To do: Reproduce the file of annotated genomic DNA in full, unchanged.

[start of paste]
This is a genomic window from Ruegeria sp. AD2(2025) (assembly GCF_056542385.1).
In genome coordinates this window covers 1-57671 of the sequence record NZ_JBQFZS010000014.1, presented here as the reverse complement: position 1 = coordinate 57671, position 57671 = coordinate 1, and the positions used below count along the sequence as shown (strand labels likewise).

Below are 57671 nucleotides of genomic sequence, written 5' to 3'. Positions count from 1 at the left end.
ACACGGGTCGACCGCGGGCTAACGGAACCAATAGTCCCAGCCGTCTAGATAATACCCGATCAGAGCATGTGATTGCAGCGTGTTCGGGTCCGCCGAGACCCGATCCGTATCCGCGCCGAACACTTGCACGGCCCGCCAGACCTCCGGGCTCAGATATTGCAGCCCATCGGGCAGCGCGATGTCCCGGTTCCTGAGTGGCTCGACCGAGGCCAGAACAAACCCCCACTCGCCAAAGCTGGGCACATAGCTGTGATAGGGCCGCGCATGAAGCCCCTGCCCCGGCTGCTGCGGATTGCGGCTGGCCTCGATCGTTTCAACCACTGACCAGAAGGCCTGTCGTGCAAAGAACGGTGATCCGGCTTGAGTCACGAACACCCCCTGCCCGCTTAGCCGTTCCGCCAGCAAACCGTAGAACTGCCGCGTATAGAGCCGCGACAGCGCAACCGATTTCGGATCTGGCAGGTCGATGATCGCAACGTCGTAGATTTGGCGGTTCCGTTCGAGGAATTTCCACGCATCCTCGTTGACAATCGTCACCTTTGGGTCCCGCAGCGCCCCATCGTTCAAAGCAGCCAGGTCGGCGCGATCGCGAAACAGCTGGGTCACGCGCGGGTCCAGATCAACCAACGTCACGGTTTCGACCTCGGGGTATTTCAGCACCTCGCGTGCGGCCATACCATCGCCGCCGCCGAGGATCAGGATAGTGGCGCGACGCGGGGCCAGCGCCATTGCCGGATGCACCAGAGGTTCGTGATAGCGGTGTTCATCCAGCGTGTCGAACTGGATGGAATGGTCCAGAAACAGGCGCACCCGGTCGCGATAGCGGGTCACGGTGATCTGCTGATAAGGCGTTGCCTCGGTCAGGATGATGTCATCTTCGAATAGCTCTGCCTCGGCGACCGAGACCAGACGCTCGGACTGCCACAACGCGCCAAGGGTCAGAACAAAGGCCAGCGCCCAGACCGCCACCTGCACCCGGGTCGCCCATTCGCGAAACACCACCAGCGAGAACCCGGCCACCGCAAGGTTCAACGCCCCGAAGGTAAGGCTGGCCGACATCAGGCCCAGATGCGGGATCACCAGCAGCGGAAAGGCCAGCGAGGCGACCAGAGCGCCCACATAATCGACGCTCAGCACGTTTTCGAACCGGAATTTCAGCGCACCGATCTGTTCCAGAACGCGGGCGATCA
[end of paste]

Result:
This is a genomic window from Ruegeria sp. AD2(2025) (assembly GCF_056542385.1).
In genome coordinates this window covers 1-57671 of the sequence record NZ_JBQFZS010000014.1, presented here as the reverse complement: position 1 = coordinate 57671, position 57671 = coordinate 1, and the positions used below count along the sequence as shown (strand labels likewise).

Below are 57671 nucleotides of genomic sequence, written 5' to 3'. Positions count from 1 at the left end.
ACACGGGTCGACCGCGGGCTAACGGAACCAATAGTCCCAGCCGTCTAGATAATACCCGATCAGAGCATGTGATTGCAGCGTGTTCGGGTCCGCCGAGACCCGATCCGTATCCGCGCCGAACACTTGCACGGCCCGCCAGACCTCCGGGCTCAGATATTGCAGCCCATCGGGCAGCGCGATGTCCCGGTTCCTGAGTGGCTCGACCGAGGCCAGAACAAACCCCCACTCGCCAAAGCTGGGCACATAGCTGTGATAGGGCCGCGCATGAAGCCCCTGCCCCGGCTGCTGCGGATTGCGGCTGGCCTCGATCGTTTCAACCACTGACCAGAAGGCCTGTCGTGCAAAGAACGGTGATCCGGCTTGAGTCACGAACACCCCCTGCCCGCTTAGCCGTTCCGCCAGCAAACCGTAGAACTGCCGCGTATAGAGCCGCGACAGCGCAACCGATTTCGGATCTGGCAGGTCGATGATCGCAACGTCGTAGATTTGGCGGTTCCGTTCGAGGAATTTCCACGCATCCTCGTTGACAATCGTCACCTTTGGGTCCCGCAGCGCCCCATCGTTCAAAGCAGCCAGGTCGGCGCGATCGCGAAACAGCTGGGTCACGCGCGGGTCCAGATCAACCAACGTCACGGTTTCGACCTCGGGGTATTTCAGCACCTCGCGTGCGGCCATACCATCGCCGCCGCCGAGGATCAGGATAGTGGCGCGACGCGGGGCCAGCGCCATTGCCGGATGCACCAGAGGTTCGTGATAGCGGTGTTCATCCAGCGTGTCGAACTGGATGGAATGGTCCAGAAACAGGCGCACCCGGTCGCGATAGCGGGTCACGGTGATCTGCTGATAAGGCGTTGCCTCGGTCAGGATGATGTCATCTTCGAATAGCTCTGCCTCGGCGACCGAGACCAGACGCTCGGACTGCCACAACGCGCCAAGGGTCAGAACAAAGGCCAGCGCCCAGACCGCCACCTGCACCCGGGTCGCCCATTCGCGAAACACCACCAGCGAGAACCCGGCCACCGCAAGGTTCAACGCCCCGAAGGTAAGGCTGGCCGACATCAGGCCCAGATGCGGGATCACCAGCAGCGGAAAGGCCAGCGAGGCGACCAGAGCGCCCACATAATCGACGCTCAGCACGTTTTCGAACCGGAATTTCAGCGCACCGATCTGTTCCAGAACGCGGGCGATCA